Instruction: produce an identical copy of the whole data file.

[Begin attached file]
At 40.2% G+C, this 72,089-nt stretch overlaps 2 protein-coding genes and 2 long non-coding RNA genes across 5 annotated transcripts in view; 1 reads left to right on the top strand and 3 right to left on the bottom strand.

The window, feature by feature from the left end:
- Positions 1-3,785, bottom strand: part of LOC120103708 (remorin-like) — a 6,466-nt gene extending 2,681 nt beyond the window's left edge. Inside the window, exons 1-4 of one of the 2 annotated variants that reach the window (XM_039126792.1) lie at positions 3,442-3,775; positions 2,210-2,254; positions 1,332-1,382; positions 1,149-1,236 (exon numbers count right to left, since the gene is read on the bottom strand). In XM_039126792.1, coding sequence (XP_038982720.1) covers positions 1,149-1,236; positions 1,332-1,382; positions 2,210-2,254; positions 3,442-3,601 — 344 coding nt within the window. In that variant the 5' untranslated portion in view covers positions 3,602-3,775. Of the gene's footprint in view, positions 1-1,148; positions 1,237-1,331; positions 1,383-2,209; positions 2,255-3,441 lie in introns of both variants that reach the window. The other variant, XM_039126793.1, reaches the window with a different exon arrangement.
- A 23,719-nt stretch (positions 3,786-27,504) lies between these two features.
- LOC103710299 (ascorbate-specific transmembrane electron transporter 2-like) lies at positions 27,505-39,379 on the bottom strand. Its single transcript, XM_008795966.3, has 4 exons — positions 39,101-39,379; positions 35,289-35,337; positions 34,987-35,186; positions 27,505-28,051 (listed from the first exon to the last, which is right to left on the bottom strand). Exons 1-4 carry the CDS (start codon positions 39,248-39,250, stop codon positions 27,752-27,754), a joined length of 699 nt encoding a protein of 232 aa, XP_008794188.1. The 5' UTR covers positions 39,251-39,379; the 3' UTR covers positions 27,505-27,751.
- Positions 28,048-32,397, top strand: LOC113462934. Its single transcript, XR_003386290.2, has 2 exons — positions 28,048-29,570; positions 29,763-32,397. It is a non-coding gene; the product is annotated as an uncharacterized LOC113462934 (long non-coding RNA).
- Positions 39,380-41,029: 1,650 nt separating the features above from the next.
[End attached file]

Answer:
At 40.2% G+C, this 72,089-nt stretch overlaps 2 protein-coding genes and 2 long non-coding RNA genes across 5 annotated transcripts in view; 1 reads left to right on the top strand and 3 right to left on the bottom strand.

The window, feature by feature from the left end:
- Positions 1-3,785, bottom strand: part of LOC120103708 (remorin-like) — a 6,466-nt gene extending 2,681 nt beyond the window's left edge. Inside the window, exons 1-4 of one of the 2 annotated variants that reach the window (XM_039126792.1) lie at positions 3,442-3,775; positions 2,210-2,254; positions 1,332-1,382; positions 1,149-1,236 (exon numbers count right to left, since the gene is read on the bottom strand). In XM_039126792.1, coding sequence (XP_038982720.1) covers positions 1,149-1,236; positions 1,332-1,382; positions 2,210-2,254; positions 3,442-3,601 — 344 coding nt within the window. In that variant the 5' untranslated portion in view covers positions 3,602-3,775. Of the gene's footprint in view, positions 1-1,148; positions 1,237-1,331; positions 1,383-2,209; positions 2,255-3,441 lie in introns of both variants that reach the window. The other variant, XM_039126793.1, reaches the window with a different exon arrangement.
- A 23,719-nt stretch (positions 3,786-27,504) lies between these two features.
- LOC103710299 (ascorbate-specific transmembrane electron transporter 2-like) lies at positions 27,505-39,379 on the bottom strand. Its single transcript, XM_008795966.3, has 4 exons — positions 39,101-39,379; positions 35,289-35,337; positions 34,987-35,186; positions 27,505-28,051 (listed from the first exon to the last, which is right to left on the bottom strand). Exons 1-4 carry the CDS (start codon positions 39,248-39,250, stop codon positions 27,752-27,754), a joined length of 699 nt encoding a protein of 232 aa, XP_008794188.1. The 5' UTR covers positions 39,251-39,379; the 3' UTR covers positions 27,505-27,751.
- Positions 28,048-32,397, top strand: LOC113462934. Its single transcript, XR_003386290.2, has 2 exons — positions 28,048-29,570; positions 29,763-32,397. It is a non-coding gene; the product is annotated as an uncharacterized LOC113462934 (long non-coding RNA).
- Positions 39,380-41,029: 1,650 nt separating the features above from the next.